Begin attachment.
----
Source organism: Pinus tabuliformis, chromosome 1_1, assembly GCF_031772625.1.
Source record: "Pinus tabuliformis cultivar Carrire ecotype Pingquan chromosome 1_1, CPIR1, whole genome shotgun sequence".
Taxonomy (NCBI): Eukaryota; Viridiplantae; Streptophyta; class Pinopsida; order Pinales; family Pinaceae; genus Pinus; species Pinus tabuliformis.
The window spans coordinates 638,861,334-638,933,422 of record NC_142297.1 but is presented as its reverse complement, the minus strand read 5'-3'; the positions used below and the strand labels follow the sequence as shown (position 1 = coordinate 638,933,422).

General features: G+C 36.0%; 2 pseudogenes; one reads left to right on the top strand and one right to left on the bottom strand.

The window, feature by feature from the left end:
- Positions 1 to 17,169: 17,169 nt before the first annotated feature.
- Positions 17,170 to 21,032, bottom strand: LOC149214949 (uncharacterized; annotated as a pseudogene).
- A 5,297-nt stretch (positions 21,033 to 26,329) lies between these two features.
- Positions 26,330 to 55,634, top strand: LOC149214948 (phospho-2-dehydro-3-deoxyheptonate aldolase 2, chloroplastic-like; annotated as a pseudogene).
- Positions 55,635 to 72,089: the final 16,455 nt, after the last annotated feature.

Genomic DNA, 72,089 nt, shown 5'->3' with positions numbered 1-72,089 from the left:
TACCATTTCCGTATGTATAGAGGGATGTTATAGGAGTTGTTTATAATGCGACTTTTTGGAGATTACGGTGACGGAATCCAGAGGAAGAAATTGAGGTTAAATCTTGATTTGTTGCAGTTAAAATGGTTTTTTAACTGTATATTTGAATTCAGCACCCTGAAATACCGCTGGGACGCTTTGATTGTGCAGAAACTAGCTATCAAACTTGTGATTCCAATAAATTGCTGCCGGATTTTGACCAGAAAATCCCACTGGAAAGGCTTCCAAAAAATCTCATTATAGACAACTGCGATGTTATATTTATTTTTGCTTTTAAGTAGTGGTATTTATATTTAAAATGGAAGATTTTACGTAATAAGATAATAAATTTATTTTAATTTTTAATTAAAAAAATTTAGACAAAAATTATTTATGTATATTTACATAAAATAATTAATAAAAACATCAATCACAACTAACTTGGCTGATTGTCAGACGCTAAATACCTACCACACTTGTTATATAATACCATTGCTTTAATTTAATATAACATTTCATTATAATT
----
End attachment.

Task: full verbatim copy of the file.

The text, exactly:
Source organism: Pinus tabuliformis, chromosome 1_1, assembly GCF_031772625.1.
Source record: "Pinus tabuliformis cultivar Carrire ecotype Pingquan chromosome 1_1, CPIR1, whole genome shotgun sequence".
Taxonomy (NCBI): Eukaryota; Viridiplantae; Streptophyta; class Pinopsida; order Pinales; family Pinaceae; genus Pinus; species Pinus tabuliformis.
The window spans coordinates 638,861,334-638,933,422 of record NC_142297.1 but is presented as its reverse complement, the minus strand read 5'-3'; the positions used below and the strand labels follow the sequence as shown (position 1 = coordinate 638,933,422).

General features: G+C 36.0%; 2 pseudogenes; one reads left to right on the top strand and one right to left on the bottom strand.

The window, feature by feature from the left end:
- Positions 1 to 17,169: 17,169 nt before the first annotated feature.
- Positions 17,170 to 21,032, bottom strand: LOC149214949 (uncharacterized; annotated as a pseudogene).
- A 5,297-nt stretch (positions 21,033 to 26,329) lies between these two features.
- Positions 26,330 to 55,634, top strand: LOC149214948 (phospho-2-dehydro-3-deoxyheptonate aldolase 2, chloroplastic-like; annotated as a pseudogene).
- Positions 55,635 to 72,089: the final 16,455 nt, after the last annotated feature.

Genomic DNA, 72,089 nt, shown 5'->3' with positions numbered 1-72,089 from the left:
TACCATTTCCGTATGTATAGAGGGATGTTATAGGAGTTGTTTATAATGCGACTTTTTGGAGATTACGGTGACGGAATCCAGAGGAAGAAATTGAGGTTAAATCTTGATTTGTTGCAGTTAAAATGGTTTTTTAACTGTATATTTGAATTCAGCACCCTGAAATACCGCTGGGACGCTTTGATTGTGCAGAAACTAGCTATCAAACTTGTGATTCCAATAAATTGCTGCCGGATTTTGACCAGAAAATCCCACTGGAAAGGCTTCCAAAAAATCTCATTATAGACAACTGCGATGTTATATTTATTTTTGCTTTTAAGTAGTGGTATTTATATTTAAAATGGAAGATTTTACGTAATAAGATAATAAATTTATTTTAATTTTTAATTAAAAAAATTTAGACAAAAATTATTTATGTATATTTACATAAAATAATTAATAAAAACATCAATCACAACTAACTTGGCTGATTGTCAGACGCTAAATACCTACCACACTTGTTATATAATACCATTGCTTTAATTTAATATAACATTTCATTATAATT